LDL Cholesterol: The "Bad" Cholesterol Explained

By Janice Larsen
Updated October 18, 2016
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LDL Cholesterol: The "Bad" Cholesterol ExplainedIf you are concerned about heart disease or you are looking for ways to protect yourself from the onset of this disease at a later stage in your life, then it is important to think about cholesterol. Cholesterol that are found in the blood can be categorized into "good" cholesterol, or HDL, and "bad" cholesterol, known as LDL cholesterol. The LDL version is the kind that puts your heart at risk, while HDL cholesterol does the opposite.

Cholesterol is a fatty substance that is transported to various parts of the body through blood circulation. The problem with LDL cholesterol is that it can collect within the walls of various blood vessels and create blockages. The higher your level of LDL cholesterol, the higher is your risk when it comes to heart attack issues and other problems that might occur as a result of blood clots within the blood vessels.

Understanding LDL Cholesterol:

In most circumstances, higher than normal levels of LDL cholesterol in the blood will be associated with a higher risk of suffering from diseases like atherosclerosis and heart disease. Because of this, if a doctor notices a high level of LDL in your blood during a standard cholesterol or lipid test, he or she will look for ways to help you reduce that level and try to get it within the normal range.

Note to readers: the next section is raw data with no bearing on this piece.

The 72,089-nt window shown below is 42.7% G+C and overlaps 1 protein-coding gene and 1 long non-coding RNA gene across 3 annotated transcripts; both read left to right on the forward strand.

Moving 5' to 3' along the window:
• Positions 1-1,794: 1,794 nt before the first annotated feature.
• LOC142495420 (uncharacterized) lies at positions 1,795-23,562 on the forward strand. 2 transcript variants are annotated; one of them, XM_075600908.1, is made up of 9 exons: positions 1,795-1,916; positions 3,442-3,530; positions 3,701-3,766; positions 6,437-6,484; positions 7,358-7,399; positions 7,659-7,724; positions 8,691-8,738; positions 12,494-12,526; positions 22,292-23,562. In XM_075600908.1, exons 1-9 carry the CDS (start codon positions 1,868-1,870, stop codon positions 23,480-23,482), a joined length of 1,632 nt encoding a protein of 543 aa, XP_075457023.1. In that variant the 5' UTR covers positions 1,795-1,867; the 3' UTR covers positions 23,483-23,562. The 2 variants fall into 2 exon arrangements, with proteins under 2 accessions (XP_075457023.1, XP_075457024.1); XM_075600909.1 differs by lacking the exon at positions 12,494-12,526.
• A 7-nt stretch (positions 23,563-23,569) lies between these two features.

Within the body are special receptors on cell surfaces that can bind with LDL cholesterol, and these are known as LDL receptors. A decrease in these LDL receptors may lead to the reduced uptake of cholesterol by various cells, which forces that cholesterol to stay within the circulation system, resulting in a high level in the blood. In conditions such as familial hypercholesterolemia, a genetic disorder within the body, it is impossible for the body to naturally remove LDL from the blood, which can lead to higher than normal level of LDL cholesterol. People with this condition often find themselves at severe risk of suffering from heart disease, even at a young age.

In most cases, a higher level of HDL cholesterol can help you to fight back against the problem of LDL cholesterol, because this can help remove the LDL cholesterol from your blood and stop it from building up within the walls of arteries and blood vessels. This is why many doctors recommend exercise when LDL levels are high, because exercise is great for generating new HDL.

How Can You Lower Your LDL Cholesterol Level?

If you have particularly high levels of LDL cholesterol, then your doctor is likely to recommend that you consider a number of lifestyle changes. For example, people would be advised to quit smoking and reconsider their diet. One of the best ways to control your level of LDL is to manage your weight carefully, as lower weights generally lead to lower amounts of LDL. What's more, some studies have suggested that diets with low amounts of carbohydrates can positively impact LDL particle number and size.

If changes to your lifestyle don't help, your doctor may suggest that you consider medications for lowering cholesterol. Here, statins might be the most common and popular answer. There are also various other medications that can help to prevent the body from absorbing cholesterol.





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This site offers information designed for educational purposes only. You should not rely on any information on this site as a substitute for professional medical advice, diagnosis, treatment, or as a substitute for, professional counseling care, advice, diagnosis, or treatment. If you have any concerns or questions about your health, you should always consult with a physician or other health-care professional.